Chores and I don’t get along very well. Though I will do them, I usually need some sort of incentive, or a push to get going. This applies for nearly everything EXCEPT laundry. I hate pushing a vacuum around my carpets, getting onto my hands and knees to scrub the bathroom tiles, or cleaning out my fridge when something spills. BUT I have absolutely no issue with sitting on the floor and dividing my laundry basket into piles of darks, lights and colours, and a few hours later, lovingly folding all the fresh-smelling, clean clothes, socks, towels and bedsheets.
Laundry and I haven’t always been such good friends. When I first moved out of my parents house for university, I had no idea how to do laundry. Thankfully, one of my closest friends, Amanda and I had made the move together, and she was both my roommate and a very talented laundry-doer. Nothing ever shrank and no colours ever bled. I marveled at how beautiful everything looked when she restocked her drawers with clean, meticulously folded clothes.
After my first attempt at laundry left all of my whites a pale pink colour, Amanda stepped in. Apparently, when dividing up clothes, your new pink underwear should not go in with your white tank tops and socks. After a few lectures from Amanda, I got the hang of laundry.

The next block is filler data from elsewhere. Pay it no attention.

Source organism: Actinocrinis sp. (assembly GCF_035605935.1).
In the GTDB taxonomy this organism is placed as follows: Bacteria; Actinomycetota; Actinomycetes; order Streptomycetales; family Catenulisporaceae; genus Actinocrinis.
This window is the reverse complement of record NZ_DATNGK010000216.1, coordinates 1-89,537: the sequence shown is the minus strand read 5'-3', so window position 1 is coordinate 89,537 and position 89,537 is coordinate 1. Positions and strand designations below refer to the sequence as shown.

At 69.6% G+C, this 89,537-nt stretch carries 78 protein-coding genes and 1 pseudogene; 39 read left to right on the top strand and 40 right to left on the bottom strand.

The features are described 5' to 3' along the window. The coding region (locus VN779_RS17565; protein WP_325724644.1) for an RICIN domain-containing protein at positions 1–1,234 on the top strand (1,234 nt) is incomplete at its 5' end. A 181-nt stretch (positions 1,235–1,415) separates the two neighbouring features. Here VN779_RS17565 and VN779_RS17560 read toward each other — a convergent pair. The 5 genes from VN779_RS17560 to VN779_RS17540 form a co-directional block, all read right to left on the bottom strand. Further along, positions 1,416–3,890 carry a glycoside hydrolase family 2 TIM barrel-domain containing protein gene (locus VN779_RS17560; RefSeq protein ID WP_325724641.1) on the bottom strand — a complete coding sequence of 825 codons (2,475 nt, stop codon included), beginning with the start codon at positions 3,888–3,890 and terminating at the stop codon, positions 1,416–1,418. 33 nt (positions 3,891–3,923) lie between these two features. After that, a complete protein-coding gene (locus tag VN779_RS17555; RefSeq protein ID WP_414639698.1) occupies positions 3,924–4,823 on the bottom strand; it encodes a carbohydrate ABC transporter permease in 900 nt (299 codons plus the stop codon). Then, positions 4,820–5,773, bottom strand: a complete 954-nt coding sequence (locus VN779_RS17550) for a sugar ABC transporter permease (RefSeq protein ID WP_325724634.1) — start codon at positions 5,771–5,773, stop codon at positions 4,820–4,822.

When I moved into my first apartment the next year, I avoided laundry like the plague. Not because I couldn’t do it — I was now establishing an expertise — but because I lived in a sketchy building that had the laundry facilities barricaded in the stone basement of the building. Not only was my male neighbor often down there half naked, but my over-imaginative mind was convinced that there were dead bodies and killers hiding in at least one of the many padlocked rooms down there. I’m serious, it was extremely creepy. The friend I was living with, Carly and I would make pacts (“If I don’t come back in 5 minutes, call the cops.”) or just make the trip to the dungeon together.
This is what made moving to Toronto and living in a pleasant home with a backyard so wonderful. Though I only live on one floor of the house, our landlord is a lovely man who lets us use the backyard for barbecuing, or setting up lawn chairs to read, or hanging up my laundry.
I have come to actually enjoy getting up on Saturday morning and spending the day hanging my freshly washed clothes on the backyard clothes line that is slung up between our house and a telephone pole at the end of the backyard. I find the act of hanging them up, taking them down and lovingly folding them, extremely comforting. It’s like no matter how good or bad your week was, what you spilled, dropped or stumbled on, a little detergent and some sunlight will return your beloved clothes to their clean, fresh state; ready to take on the world again next week. (I’m channeling my inner Anne Shirley here!)
And that guys, was an entire blog post on laundry! Chelsey, out :).